The Project Vision is a document which is shared by a project manager and business analyst. They work together to outline the problem statement, determine the desired state, describe the criteria of business acceptance of the deliverables and how project success will be measured. The document contains a section with stakeholder analysis which shows all the parties involved along with their responsibilities and needs:
The business analyst adds the high level requirements which are within the scope of the project, and marks each requirement as compulsory or optional. To clearly define the project scope and avoid ambiguity, all out-of-scope requirements are also listed at the end of the section.
Based on the results of the current state analysis (discussed in the previous post), the business analyst describes the current business context, the key business processes and services used to support them. After that the required changes are mapped to the current business context. It can be a good idea to present this mapping as a diagram for easy communication of the proposed changes to the business stakeholders.
Once the Project Vision document is approved, the preparation of the Solution Vision document starts.
First, the business analyst recaps the problem statement from the Project Vision artifact. The solution statement describes the target audience of the solution, what will be satisfied by the solution and what the key benefits will be. The statement of differentiation of the solution from possible alternative options is added as a conclusive point in positioning of the solution.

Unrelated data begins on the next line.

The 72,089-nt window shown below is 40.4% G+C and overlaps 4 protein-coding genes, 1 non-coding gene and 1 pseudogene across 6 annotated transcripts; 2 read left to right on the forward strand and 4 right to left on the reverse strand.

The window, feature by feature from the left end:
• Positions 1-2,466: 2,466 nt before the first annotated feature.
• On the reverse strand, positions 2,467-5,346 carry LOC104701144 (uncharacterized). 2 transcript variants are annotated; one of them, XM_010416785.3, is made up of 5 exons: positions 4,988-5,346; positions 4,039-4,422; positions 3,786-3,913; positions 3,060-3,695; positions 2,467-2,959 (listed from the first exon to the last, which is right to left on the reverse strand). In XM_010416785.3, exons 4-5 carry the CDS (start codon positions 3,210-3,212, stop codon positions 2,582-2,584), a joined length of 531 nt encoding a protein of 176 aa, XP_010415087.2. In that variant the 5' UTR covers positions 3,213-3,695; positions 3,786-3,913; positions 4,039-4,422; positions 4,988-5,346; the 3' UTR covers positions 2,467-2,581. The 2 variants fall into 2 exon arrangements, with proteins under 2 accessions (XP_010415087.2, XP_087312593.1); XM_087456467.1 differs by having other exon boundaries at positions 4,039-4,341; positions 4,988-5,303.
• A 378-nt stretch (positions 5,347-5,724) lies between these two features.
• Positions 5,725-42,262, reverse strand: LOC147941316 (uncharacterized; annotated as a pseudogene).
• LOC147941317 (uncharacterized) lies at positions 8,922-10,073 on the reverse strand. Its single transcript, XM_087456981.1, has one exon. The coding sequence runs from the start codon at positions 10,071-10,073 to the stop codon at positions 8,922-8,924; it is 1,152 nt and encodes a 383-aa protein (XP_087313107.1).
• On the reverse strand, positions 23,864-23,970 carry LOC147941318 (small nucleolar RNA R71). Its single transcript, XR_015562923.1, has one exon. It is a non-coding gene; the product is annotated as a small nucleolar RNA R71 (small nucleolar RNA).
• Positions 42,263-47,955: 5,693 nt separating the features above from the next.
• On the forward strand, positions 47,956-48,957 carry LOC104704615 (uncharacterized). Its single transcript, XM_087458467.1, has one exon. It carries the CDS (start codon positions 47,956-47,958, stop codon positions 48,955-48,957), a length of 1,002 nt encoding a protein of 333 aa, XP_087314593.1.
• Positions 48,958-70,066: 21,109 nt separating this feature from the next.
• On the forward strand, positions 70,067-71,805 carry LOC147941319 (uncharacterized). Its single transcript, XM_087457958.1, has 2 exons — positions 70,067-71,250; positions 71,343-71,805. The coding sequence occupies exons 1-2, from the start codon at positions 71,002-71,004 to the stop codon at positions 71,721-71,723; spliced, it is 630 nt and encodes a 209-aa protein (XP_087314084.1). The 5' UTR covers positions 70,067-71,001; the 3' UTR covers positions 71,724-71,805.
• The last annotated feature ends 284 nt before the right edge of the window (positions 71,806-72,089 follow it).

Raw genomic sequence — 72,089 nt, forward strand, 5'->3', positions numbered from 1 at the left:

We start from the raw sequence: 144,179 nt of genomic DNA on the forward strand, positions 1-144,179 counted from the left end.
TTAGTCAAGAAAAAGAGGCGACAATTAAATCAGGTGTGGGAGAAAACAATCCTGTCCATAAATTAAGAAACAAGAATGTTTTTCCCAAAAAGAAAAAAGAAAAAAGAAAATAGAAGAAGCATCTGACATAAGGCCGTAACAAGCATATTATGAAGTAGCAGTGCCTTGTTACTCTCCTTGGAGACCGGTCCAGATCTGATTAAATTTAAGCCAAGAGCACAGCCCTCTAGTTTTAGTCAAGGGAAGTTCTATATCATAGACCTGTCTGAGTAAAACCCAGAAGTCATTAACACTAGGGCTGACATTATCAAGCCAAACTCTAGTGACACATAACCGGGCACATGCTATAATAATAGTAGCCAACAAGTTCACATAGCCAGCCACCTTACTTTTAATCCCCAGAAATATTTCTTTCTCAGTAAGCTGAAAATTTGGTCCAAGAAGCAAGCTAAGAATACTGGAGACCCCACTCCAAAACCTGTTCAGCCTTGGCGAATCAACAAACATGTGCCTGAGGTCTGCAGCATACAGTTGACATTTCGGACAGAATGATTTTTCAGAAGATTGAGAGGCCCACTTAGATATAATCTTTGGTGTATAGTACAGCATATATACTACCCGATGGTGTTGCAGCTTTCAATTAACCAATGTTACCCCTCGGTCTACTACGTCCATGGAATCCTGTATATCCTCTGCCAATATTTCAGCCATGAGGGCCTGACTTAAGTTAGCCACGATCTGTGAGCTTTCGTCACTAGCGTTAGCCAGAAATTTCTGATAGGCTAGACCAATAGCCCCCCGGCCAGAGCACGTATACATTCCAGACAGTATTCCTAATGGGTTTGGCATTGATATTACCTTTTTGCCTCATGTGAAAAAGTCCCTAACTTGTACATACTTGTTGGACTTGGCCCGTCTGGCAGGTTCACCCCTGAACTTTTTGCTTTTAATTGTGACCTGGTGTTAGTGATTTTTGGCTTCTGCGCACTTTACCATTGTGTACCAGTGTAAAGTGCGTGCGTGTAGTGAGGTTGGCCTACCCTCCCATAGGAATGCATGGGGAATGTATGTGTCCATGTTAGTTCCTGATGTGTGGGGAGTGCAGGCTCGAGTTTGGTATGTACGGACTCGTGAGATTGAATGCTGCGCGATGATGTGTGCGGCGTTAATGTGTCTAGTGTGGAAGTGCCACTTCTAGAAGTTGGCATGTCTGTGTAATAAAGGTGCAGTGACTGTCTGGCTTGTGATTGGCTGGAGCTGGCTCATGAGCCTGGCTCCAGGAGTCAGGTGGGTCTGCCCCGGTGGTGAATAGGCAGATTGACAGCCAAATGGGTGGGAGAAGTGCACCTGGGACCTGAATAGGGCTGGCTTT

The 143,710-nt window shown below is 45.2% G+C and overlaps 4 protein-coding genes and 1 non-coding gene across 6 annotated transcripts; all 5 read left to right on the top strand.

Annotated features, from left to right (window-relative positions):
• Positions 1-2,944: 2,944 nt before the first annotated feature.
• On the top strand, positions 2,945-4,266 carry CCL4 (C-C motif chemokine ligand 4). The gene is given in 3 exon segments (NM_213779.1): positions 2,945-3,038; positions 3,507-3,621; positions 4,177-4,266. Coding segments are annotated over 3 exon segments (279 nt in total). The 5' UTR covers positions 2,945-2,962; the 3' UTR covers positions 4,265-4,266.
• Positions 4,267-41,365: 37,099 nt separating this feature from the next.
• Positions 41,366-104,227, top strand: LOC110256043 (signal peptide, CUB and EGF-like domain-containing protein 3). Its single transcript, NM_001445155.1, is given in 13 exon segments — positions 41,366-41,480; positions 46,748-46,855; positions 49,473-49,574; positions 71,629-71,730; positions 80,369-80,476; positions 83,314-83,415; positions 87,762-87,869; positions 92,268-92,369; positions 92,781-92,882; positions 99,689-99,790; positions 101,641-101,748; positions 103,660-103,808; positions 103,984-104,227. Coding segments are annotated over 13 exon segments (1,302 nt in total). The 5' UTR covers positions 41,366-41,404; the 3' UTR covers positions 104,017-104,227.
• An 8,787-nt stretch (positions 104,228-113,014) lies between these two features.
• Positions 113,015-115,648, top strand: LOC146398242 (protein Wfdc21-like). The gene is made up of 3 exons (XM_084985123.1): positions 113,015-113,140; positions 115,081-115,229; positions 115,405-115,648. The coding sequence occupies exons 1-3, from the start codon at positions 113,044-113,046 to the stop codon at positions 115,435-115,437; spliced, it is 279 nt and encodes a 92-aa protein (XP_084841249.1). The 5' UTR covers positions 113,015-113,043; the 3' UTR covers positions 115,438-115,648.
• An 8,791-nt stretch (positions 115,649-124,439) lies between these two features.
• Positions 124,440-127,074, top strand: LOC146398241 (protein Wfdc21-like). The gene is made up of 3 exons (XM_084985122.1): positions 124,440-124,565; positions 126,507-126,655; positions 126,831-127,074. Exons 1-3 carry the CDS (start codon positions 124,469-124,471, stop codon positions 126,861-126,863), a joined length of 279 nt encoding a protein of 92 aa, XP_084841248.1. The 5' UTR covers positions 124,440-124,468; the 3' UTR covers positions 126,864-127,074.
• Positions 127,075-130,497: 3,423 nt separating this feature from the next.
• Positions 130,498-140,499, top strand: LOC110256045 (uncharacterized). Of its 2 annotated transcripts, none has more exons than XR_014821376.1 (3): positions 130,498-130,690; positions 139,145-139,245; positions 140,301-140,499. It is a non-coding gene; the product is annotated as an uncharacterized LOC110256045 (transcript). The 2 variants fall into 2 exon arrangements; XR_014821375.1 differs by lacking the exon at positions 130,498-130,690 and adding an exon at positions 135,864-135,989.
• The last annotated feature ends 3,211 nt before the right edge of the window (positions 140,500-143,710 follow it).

The document describes stakeholders within the target audience along with their roles using a RACI matrix.
The main part of a Solution Vision is a detailed section devoted to the solution capabilities comprised of both functional and non-functional features, with priorities given by the business stakeholders. The next section presents the business context in its future “to be” state. It’s a good idea to include a a diagram illustrating the key changes and additions to the existing state, as well as a brief narrative to clarify the proposed changes.
Similarly to the Project Vision document, the features that are out of scope are clearly listed in the last section to make sure everyone is on the same page with regards to what will be implemented.
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